One of the Thwaites field projects, MELT, has managed to access the grounding zone, where the base of the glacier comes into contact with the seabed. This is the area that’s experiencing the most intense melting and the scientists want to find out what the conditions are like so that they can predict how it will affect the glacier as a whole.
Dr Pete Davis, a British Antarctic Survey oceanographer, explained that the major challenge of the Thwaites Glacier grounding zone is that it’s below 650m of ice. The only way to reach it is to make an access hole through the ice, using hot water drilling. The scientists melt 10,000 litres of water, heat it to 90 degrees and then pump it through the drill into the ice as quickly as possible. It took them 24 hours to drill through the ice to reach the grounding zone.
They were then able to drop an underwater remotely operated vehicle through the hot water borehole to explore the environment beneath the ice shelf. This Icefin robot (pictured below) is equipped with sensors that can measure temperature, salinity and how fast the ocean is moving above and below it. Its onboard camera and sonar imaging allow scientists to see the remote sub ice shelf environment for the very first time, including anemone-like creatures which may have never been seen before.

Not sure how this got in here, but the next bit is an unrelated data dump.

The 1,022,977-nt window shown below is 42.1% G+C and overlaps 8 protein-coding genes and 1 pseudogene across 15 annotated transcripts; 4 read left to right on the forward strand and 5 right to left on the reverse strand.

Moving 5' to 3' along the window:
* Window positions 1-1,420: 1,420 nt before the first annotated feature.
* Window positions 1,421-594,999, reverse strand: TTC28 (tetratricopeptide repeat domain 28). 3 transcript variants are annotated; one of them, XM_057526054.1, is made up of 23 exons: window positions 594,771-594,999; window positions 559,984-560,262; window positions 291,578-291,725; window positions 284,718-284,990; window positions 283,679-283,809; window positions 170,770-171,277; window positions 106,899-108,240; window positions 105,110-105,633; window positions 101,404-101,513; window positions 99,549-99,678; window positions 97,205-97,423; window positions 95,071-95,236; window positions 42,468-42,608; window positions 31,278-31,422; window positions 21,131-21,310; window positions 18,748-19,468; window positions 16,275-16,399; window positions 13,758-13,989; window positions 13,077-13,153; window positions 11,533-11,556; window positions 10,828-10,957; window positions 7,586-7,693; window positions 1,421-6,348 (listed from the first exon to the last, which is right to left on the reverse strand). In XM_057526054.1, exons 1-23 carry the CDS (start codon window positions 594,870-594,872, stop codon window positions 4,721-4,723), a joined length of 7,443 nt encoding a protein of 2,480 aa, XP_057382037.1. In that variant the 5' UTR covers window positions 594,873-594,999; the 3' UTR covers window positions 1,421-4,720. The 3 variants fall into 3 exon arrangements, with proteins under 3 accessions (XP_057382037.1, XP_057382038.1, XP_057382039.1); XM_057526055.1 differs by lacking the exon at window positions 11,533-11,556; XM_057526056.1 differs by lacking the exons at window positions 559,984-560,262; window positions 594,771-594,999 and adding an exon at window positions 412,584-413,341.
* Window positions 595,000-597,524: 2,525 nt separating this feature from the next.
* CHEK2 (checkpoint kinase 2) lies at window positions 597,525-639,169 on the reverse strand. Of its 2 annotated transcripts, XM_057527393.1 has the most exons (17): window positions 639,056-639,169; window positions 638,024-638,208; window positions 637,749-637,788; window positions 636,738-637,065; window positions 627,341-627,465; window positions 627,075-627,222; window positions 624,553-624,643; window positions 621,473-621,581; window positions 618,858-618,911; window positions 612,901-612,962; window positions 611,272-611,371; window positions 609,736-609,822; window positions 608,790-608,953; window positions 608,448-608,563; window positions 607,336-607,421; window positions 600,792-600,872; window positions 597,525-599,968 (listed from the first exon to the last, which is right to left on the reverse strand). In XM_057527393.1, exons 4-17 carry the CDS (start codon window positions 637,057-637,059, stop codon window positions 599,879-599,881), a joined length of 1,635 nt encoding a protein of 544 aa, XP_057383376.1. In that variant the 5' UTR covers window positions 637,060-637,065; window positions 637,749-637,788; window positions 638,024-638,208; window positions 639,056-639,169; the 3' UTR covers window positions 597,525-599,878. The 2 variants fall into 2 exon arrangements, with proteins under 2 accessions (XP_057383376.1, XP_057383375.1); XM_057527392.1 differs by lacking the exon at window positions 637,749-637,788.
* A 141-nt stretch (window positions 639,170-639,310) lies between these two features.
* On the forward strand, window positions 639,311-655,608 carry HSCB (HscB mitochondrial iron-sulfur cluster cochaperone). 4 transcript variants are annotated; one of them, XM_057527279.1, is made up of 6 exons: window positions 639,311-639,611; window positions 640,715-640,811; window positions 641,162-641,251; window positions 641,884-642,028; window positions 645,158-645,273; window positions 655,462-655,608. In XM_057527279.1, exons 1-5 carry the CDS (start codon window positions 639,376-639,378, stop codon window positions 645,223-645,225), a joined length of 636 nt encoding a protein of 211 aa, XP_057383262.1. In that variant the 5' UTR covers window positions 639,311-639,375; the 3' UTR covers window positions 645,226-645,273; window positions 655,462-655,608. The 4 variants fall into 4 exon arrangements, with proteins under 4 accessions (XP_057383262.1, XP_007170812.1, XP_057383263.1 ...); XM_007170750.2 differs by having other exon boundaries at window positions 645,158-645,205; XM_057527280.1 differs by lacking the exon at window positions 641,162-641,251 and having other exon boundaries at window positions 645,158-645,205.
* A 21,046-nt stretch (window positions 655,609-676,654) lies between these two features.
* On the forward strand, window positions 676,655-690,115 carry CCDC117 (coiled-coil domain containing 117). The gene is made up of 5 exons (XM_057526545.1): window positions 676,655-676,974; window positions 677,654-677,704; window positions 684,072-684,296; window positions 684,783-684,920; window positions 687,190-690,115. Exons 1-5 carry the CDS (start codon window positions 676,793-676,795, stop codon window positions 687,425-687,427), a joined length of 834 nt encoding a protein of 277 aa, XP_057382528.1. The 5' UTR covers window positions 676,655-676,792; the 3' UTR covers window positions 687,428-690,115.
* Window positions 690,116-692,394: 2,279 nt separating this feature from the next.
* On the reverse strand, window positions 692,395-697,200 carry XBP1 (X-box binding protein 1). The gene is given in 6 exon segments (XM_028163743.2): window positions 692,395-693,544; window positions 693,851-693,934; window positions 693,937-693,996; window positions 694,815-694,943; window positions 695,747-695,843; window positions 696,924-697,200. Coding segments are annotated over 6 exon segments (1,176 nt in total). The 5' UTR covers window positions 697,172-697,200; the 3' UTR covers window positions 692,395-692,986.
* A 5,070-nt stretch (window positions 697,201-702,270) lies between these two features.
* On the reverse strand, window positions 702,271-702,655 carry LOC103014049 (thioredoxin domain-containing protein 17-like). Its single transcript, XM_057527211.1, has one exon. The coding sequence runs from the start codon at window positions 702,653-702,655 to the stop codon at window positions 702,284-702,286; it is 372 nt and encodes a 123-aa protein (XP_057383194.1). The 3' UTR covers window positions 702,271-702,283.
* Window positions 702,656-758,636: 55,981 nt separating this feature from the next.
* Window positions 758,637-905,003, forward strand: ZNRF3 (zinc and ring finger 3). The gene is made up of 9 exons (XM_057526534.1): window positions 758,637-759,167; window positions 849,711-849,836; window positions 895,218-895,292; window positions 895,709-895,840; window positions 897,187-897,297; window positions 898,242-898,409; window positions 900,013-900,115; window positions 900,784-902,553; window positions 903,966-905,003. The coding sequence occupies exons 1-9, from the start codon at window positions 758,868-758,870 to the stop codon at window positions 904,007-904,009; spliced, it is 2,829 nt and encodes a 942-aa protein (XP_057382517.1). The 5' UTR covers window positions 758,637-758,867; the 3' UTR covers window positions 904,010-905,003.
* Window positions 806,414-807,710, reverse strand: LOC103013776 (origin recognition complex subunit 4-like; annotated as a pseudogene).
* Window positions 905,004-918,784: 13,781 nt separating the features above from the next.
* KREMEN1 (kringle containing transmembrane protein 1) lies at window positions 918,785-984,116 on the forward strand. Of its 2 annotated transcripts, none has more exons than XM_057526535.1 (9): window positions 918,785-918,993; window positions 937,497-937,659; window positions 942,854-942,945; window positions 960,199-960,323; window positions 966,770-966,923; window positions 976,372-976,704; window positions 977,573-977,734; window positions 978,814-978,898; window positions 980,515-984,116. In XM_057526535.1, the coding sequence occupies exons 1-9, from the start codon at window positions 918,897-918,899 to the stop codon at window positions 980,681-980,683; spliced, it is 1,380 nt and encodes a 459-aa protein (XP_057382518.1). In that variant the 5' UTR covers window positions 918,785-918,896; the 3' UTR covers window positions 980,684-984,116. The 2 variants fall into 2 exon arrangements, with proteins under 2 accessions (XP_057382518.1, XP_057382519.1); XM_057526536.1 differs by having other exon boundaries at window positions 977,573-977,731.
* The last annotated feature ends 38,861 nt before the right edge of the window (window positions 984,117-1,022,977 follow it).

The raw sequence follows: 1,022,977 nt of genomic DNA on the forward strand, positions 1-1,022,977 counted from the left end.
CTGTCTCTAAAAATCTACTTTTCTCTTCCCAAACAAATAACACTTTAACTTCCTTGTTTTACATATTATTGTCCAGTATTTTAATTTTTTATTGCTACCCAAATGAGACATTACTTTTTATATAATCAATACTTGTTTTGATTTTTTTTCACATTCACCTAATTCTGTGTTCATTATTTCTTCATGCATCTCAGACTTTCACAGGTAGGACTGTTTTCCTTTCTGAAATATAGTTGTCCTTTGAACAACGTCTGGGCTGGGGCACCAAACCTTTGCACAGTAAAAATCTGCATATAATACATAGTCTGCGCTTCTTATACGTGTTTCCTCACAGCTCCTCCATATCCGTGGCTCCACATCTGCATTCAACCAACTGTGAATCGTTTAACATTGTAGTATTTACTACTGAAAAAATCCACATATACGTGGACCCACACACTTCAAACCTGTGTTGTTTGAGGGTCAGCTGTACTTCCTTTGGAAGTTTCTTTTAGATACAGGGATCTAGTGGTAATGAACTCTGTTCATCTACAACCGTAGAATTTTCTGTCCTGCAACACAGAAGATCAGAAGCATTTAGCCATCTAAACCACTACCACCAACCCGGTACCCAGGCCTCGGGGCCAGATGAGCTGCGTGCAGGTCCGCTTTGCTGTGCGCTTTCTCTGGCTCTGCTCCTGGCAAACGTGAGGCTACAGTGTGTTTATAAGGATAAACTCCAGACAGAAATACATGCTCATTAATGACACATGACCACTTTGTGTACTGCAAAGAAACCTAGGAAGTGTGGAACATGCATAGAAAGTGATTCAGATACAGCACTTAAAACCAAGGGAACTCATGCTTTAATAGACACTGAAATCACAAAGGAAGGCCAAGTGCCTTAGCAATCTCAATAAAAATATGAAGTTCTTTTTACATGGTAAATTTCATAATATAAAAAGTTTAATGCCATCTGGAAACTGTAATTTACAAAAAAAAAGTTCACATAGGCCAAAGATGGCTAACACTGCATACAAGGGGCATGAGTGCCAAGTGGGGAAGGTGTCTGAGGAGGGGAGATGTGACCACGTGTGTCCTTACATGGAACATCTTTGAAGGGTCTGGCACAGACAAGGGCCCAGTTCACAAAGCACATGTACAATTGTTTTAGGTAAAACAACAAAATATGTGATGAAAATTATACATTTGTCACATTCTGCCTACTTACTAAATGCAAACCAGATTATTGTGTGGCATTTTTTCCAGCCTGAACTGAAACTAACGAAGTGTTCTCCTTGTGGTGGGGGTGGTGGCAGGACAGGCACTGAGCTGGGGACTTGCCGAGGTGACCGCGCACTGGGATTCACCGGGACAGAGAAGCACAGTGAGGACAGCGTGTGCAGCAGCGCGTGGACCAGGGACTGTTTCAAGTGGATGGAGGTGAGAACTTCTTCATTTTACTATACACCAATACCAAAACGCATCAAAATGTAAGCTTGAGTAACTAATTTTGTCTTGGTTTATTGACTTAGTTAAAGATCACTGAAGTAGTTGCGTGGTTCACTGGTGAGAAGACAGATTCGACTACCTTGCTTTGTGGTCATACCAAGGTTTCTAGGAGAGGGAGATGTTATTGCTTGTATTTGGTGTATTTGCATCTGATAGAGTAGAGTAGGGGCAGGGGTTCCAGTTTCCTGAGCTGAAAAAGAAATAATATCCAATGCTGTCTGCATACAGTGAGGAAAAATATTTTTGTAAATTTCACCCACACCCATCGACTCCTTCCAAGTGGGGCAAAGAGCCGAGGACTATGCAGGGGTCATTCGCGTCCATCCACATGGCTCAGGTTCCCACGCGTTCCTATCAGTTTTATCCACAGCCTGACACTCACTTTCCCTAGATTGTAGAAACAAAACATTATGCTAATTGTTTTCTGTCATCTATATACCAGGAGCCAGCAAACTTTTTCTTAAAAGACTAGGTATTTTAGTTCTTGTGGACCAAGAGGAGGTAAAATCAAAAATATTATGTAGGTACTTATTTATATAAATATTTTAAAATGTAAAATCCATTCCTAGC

The MELT project was unique in being able to gather a huge amount of data from an extremely hard to access region. Crucially, scientists have been able to measure exactly how much heat there is at the grounding line which will help them to predict the future behaviour of the ice sheet. They discovered that the water within a few metres of the base of the ice is 2 to 3 degrees above freezing, and circulation means that it delivers a large amount of heat (by glacier standards) to the base of the ice, causing tens of metres of melting each year. This data will be fed into current and future climate models to provide more accurate projections of future sea level rise for policymakers.
University of Houston geologist, Prof Julia Wellner, also uses the hot water boreholes to collect samples of the sediment beneath the ice. Combining these samples with others collected from the research vessel in different locations, she aims to map the path of past glacial retreat which could help her understand how Thwaites will react in the future.
Working on a relatively recent timescale dating back to 1900, the scientists want to fill in the data gap to see what was happening to the ice before satellite imagery was available.